Ahead of her time in the fight for both civil rights and women’s rights, Virginia Snitow was unafraid to take unpopular stances when fighting for others. Snitow began working as a public school teacher in Harlem, and in 1942 wrote a widely circulated piece for the New Republic, “I Teach Negro Girls.” The experience drove her to join both the Teachers Union and the Communist Party, and she travelled to the USSR in 1936. Though she left the Party in the 1940s, she remained committed to the ideal of equality. She then rose to become president of the Women’s Division of the American Jewish Congress in 1965, serving the maximum three terms and pushing the organization to oppose the Vietnam War. At the time, women outnumbered men in the AJC, and she resisted a vote to merge the two halves, fearing that women would lose their clout in a joint organization. She then created US/Israel Women to Women, a major supporter of women’s projects in Israel from funding battered women’s shelters to lobbying for legislation. Despite suffering from ALS, she remained politically active until the last months of her life.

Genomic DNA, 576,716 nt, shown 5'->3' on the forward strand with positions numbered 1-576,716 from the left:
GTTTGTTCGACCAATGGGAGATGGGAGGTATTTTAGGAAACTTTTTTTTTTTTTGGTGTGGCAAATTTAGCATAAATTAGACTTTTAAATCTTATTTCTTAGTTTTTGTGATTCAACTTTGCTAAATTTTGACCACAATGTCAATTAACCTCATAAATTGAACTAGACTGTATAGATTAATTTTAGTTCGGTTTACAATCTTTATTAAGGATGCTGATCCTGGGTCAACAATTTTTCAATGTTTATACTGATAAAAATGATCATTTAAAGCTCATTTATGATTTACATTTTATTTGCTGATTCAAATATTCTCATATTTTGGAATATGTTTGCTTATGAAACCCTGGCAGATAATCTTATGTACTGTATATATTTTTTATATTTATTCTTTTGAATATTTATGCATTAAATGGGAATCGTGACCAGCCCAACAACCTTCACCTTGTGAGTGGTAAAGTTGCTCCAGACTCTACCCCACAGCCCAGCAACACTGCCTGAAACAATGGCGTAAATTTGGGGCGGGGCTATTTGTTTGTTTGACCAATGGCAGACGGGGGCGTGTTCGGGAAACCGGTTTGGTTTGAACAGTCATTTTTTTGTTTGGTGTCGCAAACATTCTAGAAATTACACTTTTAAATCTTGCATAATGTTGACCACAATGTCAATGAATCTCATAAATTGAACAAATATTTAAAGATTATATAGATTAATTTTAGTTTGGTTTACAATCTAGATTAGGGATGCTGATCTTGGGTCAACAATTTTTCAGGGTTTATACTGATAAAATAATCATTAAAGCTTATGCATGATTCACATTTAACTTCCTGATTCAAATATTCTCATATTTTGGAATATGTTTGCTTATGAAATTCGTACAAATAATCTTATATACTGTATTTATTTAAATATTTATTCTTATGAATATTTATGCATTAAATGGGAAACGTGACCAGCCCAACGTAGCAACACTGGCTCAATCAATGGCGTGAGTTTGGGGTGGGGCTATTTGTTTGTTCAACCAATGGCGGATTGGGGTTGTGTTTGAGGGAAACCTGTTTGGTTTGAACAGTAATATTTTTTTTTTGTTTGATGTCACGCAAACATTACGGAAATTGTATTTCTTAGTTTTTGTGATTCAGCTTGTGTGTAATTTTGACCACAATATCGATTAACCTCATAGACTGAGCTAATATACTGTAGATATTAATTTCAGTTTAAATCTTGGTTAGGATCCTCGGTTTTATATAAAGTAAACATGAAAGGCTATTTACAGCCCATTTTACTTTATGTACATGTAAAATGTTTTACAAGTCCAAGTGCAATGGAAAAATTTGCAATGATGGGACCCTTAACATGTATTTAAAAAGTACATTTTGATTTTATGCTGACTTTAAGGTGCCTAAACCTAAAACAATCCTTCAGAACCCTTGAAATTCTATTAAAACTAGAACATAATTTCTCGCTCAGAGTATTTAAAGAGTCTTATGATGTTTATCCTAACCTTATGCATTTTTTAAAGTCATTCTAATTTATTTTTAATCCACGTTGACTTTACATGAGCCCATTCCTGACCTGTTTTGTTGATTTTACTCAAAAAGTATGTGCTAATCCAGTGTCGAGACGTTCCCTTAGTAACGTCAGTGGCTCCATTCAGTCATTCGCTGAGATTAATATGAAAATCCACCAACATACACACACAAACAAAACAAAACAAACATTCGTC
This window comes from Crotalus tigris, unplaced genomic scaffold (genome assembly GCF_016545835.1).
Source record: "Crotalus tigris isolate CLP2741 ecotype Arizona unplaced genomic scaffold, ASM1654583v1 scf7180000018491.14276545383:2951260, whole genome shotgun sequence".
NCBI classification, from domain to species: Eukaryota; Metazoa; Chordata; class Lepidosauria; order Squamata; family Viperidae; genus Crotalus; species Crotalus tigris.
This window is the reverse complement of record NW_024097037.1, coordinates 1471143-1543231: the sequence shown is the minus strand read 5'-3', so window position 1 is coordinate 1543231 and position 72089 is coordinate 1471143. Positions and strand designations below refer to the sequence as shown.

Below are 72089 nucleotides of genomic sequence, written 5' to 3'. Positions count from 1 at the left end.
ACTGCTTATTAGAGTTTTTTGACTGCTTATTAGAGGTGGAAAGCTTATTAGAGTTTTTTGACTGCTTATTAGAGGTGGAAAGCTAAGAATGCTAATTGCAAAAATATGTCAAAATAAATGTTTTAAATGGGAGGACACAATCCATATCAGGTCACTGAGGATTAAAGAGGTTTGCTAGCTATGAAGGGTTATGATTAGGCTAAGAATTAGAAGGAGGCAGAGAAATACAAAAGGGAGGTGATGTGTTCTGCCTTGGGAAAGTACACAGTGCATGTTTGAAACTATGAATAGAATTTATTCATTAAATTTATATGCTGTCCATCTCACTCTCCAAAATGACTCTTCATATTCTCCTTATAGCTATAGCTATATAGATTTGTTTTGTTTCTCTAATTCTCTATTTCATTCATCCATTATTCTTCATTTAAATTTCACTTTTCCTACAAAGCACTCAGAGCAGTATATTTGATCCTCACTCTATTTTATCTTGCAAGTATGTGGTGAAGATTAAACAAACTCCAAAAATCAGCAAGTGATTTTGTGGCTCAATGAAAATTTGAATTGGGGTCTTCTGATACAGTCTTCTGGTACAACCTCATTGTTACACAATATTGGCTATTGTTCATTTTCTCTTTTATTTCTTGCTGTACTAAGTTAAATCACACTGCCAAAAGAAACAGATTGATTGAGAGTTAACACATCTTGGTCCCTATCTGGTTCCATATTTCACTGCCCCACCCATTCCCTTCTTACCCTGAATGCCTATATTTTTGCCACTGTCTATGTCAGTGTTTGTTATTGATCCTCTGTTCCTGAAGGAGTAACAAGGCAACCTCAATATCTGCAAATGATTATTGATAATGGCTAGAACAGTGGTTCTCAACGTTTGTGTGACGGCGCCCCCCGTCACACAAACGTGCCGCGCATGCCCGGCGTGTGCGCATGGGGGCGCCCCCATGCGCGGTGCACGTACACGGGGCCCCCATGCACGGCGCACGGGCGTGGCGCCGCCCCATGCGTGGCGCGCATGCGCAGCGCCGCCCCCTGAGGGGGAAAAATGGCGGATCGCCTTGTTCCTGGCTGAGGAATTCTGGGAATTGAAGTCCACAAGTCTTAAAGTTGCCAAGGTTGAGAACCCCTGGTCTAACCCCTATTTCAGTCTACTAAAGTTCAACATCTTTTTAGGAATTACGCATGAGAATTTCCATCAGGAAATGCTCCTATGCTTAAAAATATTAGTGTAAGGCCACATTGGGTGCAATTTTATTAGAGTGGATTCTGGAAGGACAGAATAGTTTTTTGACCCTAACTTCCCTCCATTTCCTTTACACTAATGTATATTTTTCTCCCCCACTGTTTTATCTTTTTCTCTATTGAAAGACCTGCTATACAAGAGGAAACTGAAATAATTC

How to cite this page
Jewish Women's Archive. "Virginia Snitow." (Viewed on January 21, 2019) <https://jwa.org/people/snitow-virginia>.